how much CHEM is used in nursing.....

  1. Hi everyone!!! It's me, the just starting out nursing student I have another question for those of you who I am reading about who are about to graduate...CONGRATS by the way!!!!....ok, so how much chem is actually used in nursing? Dumb question I'm sure but someone once told me that the only dumb question is that which is not asked!! Thanks for all your help. GOOD LUCK EVERYONE WITH YOUR STUDIES AND FINALS!!!!!!
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    About krisRN2B

    Joined: Apr '03; Posts: 27


  3. by   kimmicoobug
    Well the concepts of acidosis and alkalosis were introduced to me in chem, and those are pretty important concepts. Also, the elements (K, Mg, Na, Ca---but I really learned more about that in A&P). Let's see....also the concept of an ion is important, I guess. Honestly, I didn't get much out of chemistry. But...I am just trying to be helpful. Are you just now taking chem or have you taken it?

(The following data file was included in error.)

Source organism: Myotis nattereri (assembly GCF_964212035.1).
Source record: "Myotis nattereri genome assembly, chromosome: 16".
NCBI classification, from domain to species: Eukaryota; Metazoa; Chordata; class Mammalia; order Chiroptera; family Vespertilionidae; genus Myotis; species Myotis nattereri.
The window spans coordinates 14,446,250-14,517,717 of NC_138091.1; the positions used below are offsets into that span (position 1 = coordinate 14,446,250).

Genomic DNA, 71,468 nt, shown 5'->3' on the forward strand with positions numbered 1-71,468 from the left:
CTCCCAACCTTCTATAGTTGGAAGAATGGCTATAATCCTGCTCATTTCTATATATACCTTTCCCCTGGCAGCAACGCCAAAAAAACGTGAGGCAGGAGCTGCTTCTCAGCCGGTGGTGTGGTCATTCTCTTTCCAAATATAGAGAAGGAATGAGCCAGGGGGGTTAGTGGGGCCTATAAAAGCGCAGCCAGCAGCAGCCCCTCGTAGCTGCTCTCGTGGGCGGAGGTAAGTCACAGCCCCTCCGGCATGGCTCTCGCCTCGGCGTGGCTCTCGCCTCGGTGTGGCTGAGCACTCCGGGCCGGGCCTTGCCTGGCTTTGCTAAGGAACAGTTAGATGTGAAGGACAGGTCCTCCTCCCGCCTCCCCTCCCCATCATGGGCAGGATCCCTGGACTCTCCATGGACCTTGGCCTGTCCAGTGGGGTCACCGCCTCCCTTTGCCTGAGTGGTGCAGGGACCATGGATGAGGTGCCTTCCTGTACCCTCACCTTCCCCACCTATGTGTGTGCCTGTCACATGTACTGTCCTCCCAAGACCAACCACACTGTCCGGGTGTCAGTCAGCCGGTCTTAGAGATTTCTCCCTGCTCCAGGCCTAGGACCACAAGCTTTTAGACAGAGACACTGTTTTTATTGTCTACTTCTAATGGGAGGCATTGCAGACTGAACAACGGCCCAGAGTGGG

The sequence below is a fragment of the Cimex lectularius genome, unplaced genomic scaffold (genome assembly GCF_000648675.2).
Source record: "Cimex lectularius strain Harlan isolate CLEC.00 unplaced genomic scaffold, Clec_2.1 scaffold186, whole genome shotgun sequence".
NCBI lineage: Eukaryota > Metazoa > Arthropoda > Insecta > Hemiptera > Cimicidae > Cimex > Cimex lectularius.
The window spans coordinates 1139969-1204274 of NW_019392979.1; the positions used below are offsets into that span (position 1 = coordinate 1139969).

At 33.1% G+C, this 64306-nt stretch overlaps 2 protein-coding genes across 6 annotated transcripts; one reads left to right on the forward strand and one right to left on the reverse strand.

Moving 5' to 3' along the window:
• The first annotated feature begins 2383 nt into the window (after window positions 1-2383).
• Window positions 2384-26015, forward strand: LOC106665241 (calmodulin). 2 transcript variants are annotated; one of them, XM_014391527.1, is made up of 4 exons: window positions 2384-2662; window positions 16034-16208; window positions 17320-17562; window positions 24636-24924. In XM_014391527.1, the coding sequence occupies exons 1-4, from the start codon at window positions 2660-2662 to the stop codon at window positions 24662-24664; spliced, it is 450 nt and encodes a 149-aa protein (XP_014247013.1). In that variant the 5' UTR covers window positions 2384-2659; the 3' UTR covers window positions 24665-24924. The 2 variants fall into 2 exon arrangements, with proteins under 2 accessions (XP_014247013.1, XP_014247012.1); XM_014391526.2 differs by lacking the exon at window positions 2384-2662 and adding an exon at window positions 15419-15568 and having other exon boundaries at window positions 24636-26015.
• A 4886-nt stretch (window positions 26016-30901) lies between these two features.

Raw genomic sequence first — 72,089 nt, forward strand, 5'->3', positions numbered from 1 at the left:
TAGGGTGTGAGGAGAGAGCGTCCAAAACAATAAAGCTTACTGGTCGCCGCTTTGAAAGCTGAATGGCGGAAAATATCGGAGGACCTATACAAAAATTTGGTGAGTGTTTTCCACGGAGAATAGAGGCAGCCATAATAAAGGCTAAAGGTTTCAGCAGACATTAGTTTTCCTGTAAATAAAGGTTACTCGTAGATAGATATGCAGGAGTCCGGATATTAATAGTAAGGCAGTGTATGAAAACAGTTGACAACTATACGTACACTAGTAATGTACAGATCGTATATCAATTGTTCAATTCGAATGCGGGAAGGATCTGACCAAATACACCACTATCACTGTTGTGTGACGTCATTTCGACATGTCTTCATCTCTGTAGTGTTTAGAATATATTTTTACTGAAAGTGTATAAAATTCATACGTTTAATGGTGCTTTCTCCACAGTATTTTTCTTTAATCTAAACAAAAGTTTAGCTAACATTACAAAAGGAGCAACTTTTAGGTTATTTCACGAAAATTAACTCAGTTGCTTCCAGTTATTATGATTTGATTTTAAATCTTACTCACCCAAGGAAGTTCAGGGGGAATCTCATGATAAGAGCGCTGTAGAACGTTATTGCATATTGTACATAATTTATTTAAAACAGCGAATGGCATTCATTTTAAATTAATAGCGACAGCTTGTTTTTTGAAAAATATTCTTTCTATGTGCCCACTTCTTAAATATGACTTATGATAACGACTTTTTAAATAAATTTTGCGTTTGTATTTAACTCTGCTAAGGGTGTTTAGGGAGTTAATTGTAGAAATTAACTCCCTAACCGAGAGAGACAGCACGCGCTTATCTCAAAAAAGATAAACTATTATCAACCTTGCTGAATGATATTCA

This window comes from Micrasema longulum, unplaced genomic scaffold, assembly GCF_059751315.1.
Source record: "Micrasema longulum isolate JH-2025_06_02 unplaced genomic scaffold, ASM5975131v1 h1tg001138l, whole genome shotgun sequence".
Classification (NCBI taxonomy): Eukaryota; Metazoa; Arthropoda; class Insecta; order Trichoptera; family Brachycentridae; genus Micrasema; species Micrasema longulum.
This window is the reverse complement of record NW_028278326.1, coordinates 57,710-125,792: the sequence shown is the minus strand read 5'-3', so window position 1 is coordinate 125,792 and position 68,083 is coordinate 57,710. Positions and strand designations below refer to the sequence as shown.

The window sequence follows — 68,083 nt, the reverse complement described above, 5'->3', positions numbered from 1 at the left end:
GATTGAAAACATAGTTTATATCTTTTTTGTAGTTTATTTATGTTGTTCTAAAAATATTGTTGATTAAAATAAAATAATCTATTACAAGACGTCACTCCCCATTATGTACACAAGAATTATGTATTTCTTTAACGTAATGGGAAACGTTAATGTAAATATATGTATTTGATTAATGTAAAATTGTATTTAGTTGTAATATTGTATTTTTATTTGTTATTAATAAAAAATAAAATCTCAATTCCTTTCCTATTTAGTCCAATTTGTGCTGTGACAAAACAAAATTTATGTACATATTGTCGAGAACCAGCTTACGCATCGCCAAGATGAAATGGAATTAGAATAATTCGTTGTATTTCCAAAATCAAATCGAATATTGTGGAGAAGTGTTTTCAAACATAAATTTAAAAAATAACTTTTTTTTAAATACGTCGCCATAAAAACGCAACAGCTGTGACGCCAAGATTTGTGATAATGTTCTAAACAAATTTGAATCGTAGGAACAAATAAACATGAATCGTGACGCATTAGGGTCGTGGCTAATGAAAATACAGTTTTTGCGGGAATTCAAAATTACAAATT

4. by   Jennerizer
    The only chem class I had was in 1988 (long time ago).....I have yet to see the need for chem in class. In my program, they teach you everything you need to know.....they don't expect you to have prior extensive knowledge. I think they know that you forget most of it in the pre-req's. If you don't understand something, just ask.
  5. by   Katnip
    I think taking the introductory type chem classes familiarizes you with basic concepts and terminology so you aren't totally lost. Organiz chem actually has helped me in my nursing classes, especially pharmacology, but I doubt it's an absolute necessity.
  6. by   louloubell1
    I disagree that chemistry is not an absolute necessity. Knowledge of pharmacology depends upon a basic understanding of many principles of chemistry, and without chemistry you won't get a very good understanding of a lot of processes within the body, for example muscle contraction, especially important when dealing with the cardiovascular system, electrolyte and fluid balance, the sodium ion pump, etc. I personally think that a good understanding of chemistry is essential to a solid understanding of physiology and medical treatment of patients.